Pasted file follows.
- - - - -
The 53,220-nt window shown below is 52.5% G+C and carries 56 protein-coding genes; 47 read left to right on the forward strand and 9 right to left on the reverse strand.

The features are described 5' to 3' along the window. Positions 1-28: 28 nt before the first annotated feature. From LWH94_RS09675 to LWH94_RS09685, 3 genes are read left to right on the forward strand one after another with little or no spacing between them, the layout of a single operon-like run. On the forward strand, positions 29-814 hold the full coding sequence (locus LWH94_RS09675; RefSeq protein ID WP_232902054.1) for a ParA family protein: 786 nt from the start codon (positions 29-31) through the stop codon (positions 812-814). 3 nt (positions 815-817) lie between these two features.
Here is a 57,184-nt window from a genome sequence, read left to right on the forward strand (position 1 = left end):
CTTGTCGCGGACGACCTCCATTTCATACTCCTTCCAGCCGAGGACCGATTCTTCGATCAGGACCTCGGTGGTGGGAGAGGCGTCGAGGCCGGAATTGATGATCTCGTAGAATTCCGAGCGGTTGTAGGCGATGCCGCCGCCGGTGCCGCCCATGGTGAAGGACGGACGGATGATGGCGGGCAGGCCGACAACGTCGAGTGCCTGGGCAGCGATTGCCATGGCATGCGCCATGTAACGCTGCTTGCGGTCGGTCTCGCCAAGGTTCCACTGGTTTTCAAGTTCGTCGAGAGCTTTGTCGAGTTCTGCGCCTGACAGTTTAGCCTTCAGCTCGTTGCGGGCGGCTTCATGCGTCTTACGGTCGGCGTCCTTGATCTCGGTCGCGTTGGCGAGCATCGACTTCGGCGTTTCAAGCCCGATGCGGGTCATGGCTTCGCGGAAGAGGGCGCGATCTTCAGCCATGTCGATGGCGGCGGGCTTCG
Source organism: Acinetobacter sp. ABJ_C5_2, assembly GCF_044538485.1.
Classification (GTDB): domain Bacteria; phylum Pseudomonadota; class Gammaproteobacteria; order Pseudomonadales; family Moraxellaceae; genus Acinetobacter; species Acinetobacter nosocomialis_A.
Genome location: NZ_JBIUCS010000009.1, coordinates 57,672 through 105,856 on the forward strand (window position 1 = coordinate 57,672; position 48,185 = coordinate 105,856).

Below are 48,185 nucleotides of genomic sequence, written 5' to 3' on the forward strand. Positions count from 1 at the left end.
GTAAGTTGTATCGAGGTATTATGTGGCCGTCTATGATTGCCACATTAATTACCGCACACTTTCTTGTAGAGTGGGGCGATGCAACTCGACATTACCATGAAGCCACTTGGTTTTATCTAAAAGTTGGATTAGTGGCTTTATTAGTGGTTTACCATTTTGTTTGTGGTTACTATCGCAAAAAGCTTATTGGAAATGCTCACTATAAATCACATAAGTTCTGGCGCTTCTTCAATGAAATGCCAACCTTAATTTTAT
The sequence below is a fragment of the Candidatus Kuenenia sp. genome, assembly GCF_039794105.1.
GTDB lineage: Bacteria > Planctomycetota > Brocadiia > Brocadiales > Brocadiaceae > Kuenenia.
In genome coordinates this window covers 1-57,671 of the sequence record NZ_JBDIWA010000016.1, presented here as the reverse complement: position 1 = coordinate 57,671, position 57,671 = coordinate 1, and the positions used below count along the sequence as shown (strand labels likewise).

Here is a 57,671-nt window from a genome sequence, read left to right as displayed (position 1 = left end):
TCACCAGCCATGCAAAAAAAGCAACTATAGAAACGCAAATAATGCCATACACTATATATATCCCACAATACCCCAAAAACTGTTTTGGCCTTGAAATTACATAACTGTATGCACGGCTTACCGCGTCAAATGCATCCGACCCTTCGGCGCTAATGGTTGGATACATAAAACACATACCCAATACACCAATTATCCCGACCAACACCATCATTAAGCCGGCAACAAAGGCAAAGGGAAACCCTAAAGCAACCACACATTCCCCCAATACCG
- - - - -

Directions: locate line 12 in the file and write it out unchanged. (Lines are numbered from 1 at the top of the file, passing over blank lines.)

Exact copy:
In genome coordinates this window covers 1-57,671 of the sequence record NZ_JBDIWA010000016.1, presented here as the reverse complement: position 1 = coordinate 57,671, position 57,671 = coordinate 1, and the positions used below count along the sequence as shown (strand labels likewise).